Unicornuate uterus with a non-communicating horn that contains menstruating endometrium is caused by asymmetrical obstruction of lateral fusion of the Mullerian ducts with ipsilateral renal agenesis. A unicornuate uterus can be present alone or with a rudimentary horn or bulb on the opposite side. Most rudimentary horns are non-communicating. The two sides may be connected by a fibromuscular band, or there may be no connection and no communication between the two uterine cavities. Because most cases of unicornuate uterus have a non-communicating rudimentary uterine horn on the opposite side, pregnancy in the rudimentary horn can result from transperitoneal migration of sperm or ovum from the opposite side. Signs and symptoms of an ectopic pregnancy develop, with eventual rupture of the horn if the pregnancy is not detected early. Rupture through the wall of the vascular rudimentary horn is associated with sudden and severe intraperitoneal haemorrhage and shock. Death can occur in a few minutes.  Congenital rectovaginal fistula, imperforate anus, hypospadias and other anatomical variants of cloacal dysgenesis can also be associated with maldevelopment of the Mullerian and mesonephric duct derivatives.  Rudimentary horn with congenital rectovaginal fistula forms when Mullerian eminences open in the dorsal segment of the endodermal cloaca.  Unicornuate uterus with non-communicating rudimentary horn is a rare condition but is associated with many gynaecological and reproductive morbidities. A 7-year study conducted by Goel et al.  showed that preoperative diagnosis of non-communicating RHP was possible in 2 out of 18 cases of unicornuate uterus with non-communicating rudimentary horn found on laparotomy. Pregnancies in women with this condition were associated with high incidences of abortion, preterm labour, malpresentations and caesarean delivery.  A retrospective study  on 42 women with a unicornuate uterus and rudimentary horn was undertaken in a university hospital in Finland. The rudimentary horn was removed in 21 cases. Right unicornuate uterus with a non-communicating rudimentary horn was the most common type of uterine anomaly. Unilateral renal agenesis was found in 38% of cases and ectopic pregnancy occurred in 22%. The pregnant uterine horn ruptured in 3 of 7 cases. The high number of ectopic pregnancies indicates removal of rudimentary horn and its tube when diagnosed.  The availability of technological advances such as ultrasonography and magnetic resonance imaging (MRI) has made the diagnosis of RHP possible at an early stage of gestation. However, in advanced pregnancy such cases can sometimes pose a diagnostic dilemma and are recognised only when the patient presents with abdominal pain and collapse and is taken for laparotomy.  Tsafrir et al.  suggested the following criteria for early sonographic diagnosis of rudimentary horn pregnancy: (i) a pseudo-pattern of asymmetrical bicornuate uterus; (ii) absent visual continuity tissue surrounding the gestation sac and the uterine cervix; and (iii) presence of myometrial tissue surrounding the gestational sac. MRI has proved to be a very useful, non-invasive tool for diagnosis of Mullerian abnormalities. It offers multiplanar images without the hazards of ionising radiation and is able to show both internal and external uterine structures.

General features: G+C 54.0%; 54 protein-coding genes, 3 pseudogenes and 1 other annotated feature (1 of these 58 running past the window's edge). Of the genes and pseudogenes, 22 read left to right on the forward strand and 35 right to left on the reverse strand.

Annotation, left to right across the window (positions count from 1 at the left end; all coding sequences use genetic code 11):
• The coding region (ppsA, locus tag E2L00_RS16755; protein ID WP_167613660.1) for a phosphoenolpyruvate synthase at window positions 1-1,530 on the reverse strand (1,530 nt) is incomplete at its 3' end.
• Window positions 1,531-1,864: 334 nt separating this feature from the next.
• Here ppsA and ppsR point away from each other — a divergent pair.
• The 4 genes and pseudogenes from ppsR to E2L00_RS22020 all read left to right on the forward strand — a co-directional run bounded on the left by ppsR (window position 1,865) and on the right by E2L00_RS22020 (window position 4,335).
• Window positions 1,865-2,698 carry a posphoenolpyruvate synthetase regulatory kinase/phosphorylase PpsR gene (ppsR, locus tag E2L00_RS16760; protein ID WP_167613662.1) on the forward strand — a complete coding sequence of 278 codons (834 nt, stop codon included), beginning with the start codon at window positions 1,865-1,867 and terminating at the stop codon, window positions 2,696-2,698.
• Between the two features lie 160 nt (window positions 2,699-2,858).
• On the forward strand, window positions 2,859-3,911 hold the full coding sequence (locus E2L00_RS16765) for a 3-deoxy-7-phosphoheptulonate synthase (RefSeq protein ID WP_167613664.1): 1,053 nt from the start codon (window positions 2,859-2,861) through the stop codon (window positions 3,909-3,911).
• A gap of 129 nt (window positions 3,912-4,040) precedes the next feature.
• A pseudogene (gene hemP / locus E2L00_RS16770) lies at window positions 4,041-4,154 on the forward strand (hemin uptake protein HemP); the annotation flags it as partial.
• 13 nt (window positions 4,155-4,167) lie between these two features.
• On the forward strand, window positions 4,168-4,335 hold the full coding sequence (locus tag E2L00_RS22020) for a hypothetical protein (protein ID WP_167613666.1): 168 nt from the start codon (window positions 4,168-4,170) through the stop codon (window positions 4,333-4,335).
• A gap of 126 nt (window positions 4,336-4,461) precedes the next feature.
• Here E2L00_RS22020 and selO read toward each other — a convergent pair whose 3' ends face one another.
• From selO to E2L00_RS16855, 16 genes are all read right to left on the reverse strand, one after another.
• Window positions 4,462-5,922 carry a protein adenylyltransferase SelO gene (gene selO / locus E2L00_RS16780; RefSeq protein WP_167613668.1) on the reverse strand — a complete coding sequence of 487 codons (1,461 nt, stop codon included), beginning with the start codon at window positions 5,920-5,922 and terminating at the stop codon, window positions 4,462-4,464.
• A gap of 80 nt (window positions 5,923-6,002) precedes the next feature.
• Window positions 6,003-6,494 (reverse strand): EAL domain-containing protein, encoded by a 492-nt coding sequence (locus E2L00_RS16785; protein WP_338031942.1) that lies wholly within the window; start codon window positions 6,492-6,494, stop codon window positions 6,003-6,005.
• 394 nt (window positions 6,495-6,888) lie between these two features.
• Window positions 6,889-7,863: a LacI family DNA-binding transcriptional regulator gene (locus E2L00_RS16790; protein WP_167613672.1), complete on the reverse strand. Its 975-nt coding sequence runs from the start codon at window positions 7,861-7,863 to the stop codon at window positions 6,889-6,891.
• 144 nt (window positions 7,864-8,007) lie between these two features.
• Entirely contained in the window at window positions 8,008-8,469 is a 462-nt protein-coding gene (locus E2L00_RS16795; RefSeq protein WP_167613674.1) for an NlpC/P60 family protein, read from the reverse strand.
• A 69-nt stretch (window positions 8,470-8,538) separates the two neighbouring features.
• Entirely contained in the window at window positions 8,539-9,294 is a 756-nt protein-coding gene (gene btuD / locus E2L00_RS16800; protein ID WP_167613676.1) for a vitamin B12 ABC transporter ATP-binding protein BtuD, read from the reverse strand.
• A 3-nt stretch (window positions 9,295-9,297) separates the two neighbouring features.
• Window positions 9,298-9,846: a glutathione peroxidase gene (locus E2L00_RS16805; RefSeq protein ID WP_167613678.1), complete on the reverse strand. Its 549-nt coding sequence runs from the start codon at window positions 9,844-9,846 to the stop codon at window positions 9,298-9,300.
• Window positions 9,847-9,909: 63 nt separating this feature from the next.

Detailed clinical evaluation with a high degree of suspicion is required in patients presenting with an acute abdomen, especially when other Mullerian/mesonephric duct abnormalities are present. Every effort should be made to diagnose RHP in time to prevent rupture, which may be associated with high maternal mortality. If diagnosed on laparotomy, the excision of the rudimentary horn with ipsilateral tubectomy should be undertaken.
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Y Dogra, MD; S Minhas, MD; P D Marwaha, MD
Department of Obstetrics and Gynaecology, Kamla Nehru State Hospital for Mother and Child, Indira Gandhi Medical College, Shimla, Himachal Pradesh, India
Corresponding author: Y Dogra (firstname.lastname@example.org)
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|Author:||Dogra, Y.; Minhas, S.; Marwaha, P.D.|
|Publication:||South African Journal of Obstetrics and Gynaecology|
|Article Type:||Case study|
|Date:||Apr 1, 2015|